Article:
Two members of the Department of Chemistry at Franklin & Marshall College have embarked on a three-year investigation of the structure and dynamics of nucleic acids with the financial support of a grant from the National Institutes of Health.
Scott Brewer, assistant professor of chemistry, and Ed Fenlon, associate professor of chemistry, received a $195,895 grant for their project, "Development and Application of Multi-Spectroscopic, Site-Specific (MS3) Probes of Nucleic Acid Structure." The project began June 1 and will continue through May 2013. The grant will support three undergraduate researchers to assist with the project during the summers of 2011 and 2012; two Hackman scholars are working with the professors this summer.
"We want to study both the structure and dynamics of RNA hairpins," Brewer says. The professors will examine DNA and RNA at the molecular level to better understand the diverse and complicated functions of these biomolecules. They aim to develop and apply probes that will provide information about the primary environments in nucleic acids: the major groove, minor groove and sugar/backbone region.
To study the biological structure of nucleic acids, the professors will use small, noninvasive probes. The probes, they explain, are essentially substitutions that replace an atom from the native molecule. Nitrile and azide groups are particularly good candidates for atomic substitution because they are small enough to avoid disrupting the structure of the molecules.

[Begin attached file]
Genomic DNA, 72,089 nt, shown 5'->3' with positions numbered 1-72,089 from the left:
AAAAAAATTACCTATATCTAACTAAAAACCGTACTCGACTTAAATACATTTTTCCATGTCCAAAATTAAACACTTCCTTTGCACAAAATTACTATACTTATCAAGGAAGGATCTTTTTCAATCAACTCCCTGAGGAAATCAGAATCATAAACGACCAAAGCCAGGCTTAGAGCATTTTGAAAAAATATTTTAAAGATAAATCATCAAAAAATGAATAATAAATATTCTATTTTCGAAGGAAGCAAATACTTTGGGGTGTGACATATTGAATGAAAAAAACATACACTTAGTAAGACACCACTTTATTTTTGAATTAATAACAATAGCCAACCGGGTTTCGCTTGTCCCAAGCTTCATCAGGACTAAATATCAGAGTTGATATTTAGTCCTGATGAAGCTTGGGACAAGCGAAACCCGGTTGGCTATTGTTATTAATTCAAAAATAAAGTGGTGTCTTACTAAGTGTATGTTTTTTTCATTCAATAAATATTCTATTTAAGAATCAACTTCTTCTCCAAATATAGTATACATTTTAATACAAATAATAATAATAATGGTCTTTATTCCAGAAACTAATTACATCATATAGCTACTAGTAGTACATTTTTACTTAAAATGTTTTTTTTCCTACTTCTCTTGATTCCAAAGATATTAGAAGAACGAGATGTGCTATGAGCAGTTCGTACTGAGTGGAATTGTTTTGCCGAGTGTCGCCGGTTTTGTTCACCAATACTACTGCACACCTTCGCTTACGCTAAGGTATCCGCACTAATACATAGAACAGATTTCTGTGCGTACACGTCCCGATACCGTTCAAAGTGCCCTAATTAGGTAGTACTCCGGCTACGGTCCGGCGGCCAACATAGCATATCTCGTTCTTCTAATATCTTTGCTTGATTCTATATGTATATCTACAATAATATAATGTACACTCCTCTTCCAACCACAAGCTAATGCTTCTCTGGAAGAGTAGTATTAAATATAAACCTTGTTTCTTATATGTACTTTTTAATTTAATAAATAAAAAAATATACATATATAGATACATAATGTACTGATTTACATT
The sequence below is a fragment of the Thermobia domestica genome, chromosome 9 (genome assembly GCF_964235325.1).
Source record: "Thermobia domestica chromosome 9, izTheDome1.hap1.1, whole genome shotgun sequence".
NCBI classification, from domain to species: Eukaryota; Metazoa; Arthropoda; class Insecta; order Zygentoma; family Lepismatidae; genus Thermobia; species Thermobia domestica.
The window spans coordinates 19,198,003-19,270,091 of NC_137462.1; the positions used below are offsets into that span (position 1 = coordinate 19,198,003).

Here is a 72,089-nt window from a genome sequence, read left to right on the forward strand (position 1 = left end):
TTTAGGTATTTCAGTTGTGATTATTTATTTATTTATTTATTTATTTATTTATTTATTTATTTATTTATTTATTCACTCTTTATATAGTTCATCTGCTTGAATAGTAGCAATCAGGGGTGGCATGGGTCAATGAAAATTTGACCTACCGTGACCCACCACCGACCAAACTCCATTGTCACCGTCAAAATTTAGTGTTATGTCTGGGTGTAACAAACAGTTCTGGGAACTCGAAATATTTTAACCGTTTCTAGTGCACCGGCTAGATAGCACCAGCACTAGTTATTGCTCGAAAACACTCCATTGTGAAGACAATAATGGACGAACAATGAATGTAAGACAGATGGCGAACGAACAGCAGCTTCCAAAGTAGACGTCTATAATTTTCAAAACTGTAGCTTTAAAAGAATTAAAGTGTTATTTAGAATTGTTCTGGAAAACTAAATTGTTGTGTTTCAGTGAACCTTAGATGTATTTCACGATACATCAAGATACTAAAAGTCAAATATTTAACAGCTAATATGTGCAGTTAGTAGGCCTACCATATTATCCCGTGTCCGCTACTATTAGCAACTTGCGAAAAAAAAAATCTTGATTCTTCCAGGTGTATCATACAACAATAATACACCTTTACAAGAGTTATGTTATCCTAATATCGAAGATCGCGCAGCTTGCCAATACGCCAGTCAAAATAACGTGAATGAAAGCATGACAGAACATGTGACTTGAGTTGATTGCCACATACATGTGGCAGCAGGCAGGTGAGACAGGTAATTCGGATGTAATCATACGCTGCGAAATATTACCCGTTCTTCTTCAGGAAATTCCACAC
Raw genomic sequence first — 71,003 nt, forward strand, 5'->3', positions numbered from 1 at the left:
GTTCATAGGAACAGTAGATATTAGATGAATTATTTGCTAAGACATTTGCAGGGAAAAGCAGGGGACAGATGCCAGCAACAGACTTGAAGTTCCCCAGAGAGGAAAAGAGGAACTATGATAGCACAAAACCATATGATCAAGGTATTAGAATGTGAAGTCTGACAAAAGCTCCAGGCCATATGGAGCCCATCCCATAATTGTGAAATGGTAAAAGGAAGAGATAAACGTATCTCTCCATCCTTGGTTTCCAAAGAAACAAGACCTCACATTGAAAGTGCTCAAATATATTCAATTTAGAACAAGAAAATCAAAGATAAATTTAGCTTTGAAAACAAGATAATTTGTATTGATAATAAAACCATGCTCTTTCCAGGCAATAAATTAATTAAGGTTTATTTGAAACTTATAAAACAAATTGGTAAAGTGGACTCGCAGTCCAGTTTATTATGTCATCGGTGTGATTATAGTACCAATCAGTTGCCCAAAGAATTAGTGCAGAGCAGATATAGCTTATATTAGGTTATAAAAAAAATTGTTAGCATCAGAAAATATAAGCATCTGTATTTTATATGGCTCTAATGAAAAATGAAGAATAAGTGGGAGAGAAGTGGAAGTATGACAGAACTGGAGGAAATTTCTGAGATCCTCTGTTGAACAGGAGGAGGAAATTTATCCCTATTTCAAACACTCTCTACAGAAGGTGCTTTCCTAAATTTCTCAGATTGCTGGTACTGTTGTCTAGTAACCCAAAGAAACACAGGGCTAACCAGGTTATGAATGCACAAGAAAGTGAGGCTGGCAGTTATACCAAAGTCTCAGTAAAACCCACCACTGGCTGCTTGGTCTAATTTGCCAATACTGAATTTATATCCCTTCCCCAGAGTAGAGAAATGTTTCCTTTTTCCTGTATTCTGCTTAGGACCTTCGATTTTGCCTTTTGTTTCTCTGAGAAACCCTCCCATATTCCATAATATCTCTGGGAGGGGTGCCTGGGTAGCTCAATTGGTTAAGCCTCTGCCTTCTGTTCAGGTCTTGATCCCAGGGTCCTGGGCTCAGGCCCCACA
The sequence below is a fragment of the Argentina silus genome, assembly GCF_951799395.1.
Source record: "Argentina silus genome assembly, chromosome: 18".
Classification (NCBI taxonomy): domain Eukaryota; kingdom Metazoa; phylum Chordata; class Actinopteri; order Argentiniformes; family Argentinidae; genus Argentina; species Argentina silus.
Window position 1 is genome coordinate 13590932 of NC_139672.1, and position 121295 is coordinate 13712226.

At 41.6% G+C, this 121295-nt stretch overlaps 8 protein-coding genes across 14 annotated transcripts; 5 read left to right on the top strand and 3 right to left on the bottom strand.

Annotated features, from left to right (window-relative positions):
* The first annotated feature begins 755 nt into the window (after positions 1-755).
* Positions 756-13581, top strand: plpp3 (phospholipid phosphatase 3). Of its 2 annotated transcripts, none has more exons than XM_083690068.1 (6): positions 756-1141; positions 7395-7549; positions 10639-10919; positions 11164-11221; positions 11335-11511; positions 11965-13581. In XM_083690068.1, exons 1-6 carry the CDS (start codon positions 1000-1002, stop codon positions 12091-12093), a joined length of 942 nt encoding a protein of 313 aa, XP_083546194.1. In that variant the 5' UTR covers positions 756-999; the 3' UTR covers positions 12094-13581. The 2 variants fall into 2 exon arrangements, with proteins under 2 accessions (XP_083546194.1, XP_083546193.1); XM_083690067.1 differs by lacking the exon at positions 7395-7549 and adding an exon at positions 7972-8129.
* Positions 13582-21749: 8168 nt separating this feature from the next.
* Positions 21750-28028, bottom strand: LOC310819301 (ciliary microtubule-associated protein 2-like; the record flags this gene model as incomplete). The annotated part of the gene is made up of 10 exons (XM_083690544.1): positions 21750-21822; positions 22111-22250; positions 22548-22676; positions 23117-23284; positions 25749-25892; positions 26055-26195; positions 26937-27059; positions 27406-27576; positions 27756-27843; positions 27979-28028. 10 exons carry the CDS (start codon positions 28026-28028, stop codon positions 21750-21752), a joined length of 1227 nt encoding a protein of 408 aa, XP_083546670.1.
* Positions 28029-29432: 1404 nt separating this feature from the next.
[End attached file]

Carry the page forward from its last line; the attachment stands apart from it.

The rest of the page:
Brewer and Fenlon will use infrared (IR) spectroscopy and nuclear magnetic resonance (NMR) spectroscopy—two powerful and complementary techniques—to perform their study. These spectroscopic techniques, coupled with the nitrile and azide probes, should allow insight into the complex structure of RNA hairpins. "Using these two techniques is one advantage of our work, because there are pros and cons with both," Fenlon says.
Brewer, a physical chemist, and Fenlon, an organic chemist, bring different perspectives to the project. They have already learned from each other in this multidisciplinary approach, something they say has become more common in their field.
The professors hope their research will validate theoretical treatments regarding RNA therapies. RNA interference therapies are in the final stage of clinical trials for eye disease (age-related macular degeneration) and in earlier stages for viral infections.
"We want to relate this to medicine," Fenlon says. "DNA can exist in more than one form. What's the clinical relevance of that? Some of this is known, and some is not known. We're developing tools to help measure this and better understand the structure of nucleic acids."